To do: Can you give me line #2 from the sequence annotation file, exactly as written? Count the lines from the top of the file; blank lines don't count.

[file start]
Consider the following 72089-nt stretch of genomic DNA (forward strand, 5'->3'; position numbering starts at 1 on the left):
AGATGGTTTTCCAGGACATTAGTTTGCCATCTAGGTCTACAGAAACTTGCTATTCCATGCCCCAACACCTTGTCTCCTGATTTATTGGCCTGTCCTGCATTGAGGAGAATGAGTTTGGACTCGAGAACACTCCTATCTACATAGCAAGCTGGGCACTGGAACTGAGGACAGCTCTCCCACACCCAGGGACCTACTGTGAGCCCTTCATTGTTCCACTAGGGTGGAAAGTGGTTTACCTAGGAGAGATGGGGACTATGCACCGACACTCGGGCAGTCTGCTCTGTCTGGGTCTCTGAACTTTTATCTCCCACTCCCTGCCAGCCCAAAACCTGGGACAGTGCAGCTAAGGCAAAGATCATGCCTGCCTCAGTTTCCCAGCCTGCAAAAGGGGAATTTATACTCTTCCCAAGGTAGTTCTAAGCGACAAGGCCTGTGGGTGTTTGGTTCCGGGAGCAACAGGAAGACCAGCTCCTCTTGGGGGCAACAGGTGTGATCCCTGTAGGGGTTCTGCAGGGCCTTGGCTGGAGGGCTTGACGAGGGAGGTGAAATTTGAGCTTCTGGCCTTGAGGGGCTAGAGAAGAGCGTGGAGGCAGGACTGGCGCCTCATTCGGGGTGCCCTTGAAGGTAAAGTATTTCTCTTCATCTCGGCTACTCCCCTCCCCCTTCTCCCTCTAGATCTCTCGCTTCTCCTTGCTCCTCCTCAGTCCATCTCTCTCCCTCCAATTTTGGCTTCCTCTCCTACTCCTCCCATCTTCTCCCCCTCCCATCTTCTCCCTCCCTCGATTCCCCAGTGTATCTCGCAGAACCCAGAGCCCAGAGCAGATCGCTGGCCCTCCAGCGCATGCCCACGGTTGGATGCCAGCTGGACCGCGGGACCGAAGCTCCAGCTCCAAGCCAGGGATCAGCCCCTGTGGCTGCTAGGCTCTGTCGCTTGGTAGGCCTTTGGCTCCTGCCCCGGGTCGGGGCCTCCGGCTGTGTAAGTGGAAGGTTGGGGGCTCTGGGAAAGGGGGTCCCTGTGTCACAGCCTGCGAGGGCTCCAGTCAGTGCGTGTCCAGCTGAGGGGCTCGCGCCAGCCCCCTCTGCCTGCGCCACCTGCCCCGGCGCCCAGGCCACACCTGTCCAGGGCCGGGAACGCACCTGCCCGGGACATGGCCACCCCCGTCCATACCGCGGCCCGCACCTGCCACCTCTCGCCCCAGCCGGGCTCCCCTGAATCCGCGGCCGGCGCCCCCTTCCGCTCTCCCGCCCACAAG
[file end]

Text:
AGATGGTTTTCCAGGACATTAGTTTGCCATCTAGGTCTACAGAAACTTGCTATTCCATGCCCCAACACCTTGTCTCCTGATTTATTGGCCTGTCCTGCATTGAGGAGAATGAGTTTGGACTCGAGAACACTCCTATCTACATAGCAAGCTGGGCACTGGAACTGAGGACAGCTCTCCCACACCCAGGGACCTACTGTGAGCCCTTCATTGTTCCACTAGGGTGGAAAGTGGTTTACCTAGGAGAGATGGGGACTATGCACCGACACTCGGGCAGTCTGCTCTGTCTGGGTCTCTGAACTTTTATCTCCCACTCCCTGCCAGCCCAAAACCTGGGACAGTGCAGCTAAGGCAAAGATCATGCCTGCCTCAGTTTCCCAGCCTGCAAAAGGGGAATTTATACTCTTCCCAAGGTAGTTCTAAGCGACAAGGCCTGTGGGTGTTTGGTTCCGGGAGCAACAGGAAGACCAGCTCCTCTTGGGGGCAACAGGTGTGATCCCTGTAGGGGTTCTGCAGGGCCTTGGCTGGAGGGCTTGACGAGGGAGGTGAAATTTGAGCTTCTGGCCTTGAGGGGCTAGAGAAGAGCGTGGAGGCAGGACTGGCGCCTCATTCGGGGTGCCCTTGAAGGTAAAGTATTTCTCTTCATCTCGGCTACTCCCCTCCCCCTTCTCCCTCTAGATCTCTCGCTTCTCCTTGCTCCTCCTCAGTCCATCTCTCTCCCTCCAATTTTGGCTTCCTCTCCTACTCCTCCCATCTTCTCCCCCTCCCATCTTCTCCCTCCCTCGATTCCCCAGTGTATCTCGCAGAACCCAGAGCCCAGAGCAGATCGCTGGCCCTCCAGCGCATGCCCACGGTTGGATGCCAGCTGGACCGCGGGACCGAAGCTCCAGCTCCAAGCCAGGGATCAGCCCCTGTGGCTGCTAGGCTCTGTCGCTTGGTAGGCCTTTGGCTCCTGCCCCGGGTCGGGGCCTCCGGCTGTGTAAGTGGAAGGTTGGGGGCTCTGGGAAAGGGGGTCCCTGTGTCACAGCCTGCGAGGGCTCCAGTCAGTGCGTGTCCAGCTGAGGGGCTCGCGCCAGCCCCCTCTGCCTGCGCCACCTGCCCCGGCGCCCAGGCCACACCTGTCCAGGGCCGGGAACGCACCTGCCCGGGACATGGCCACCCCCGTCCATACCGCGGCCCGCACCTGCCACCTCTCGCCCCAGCCGGGCTCCCCTGAATCCGCGGCCGGCGCCCCCTTCCGCTCTCCCGCCCACAAG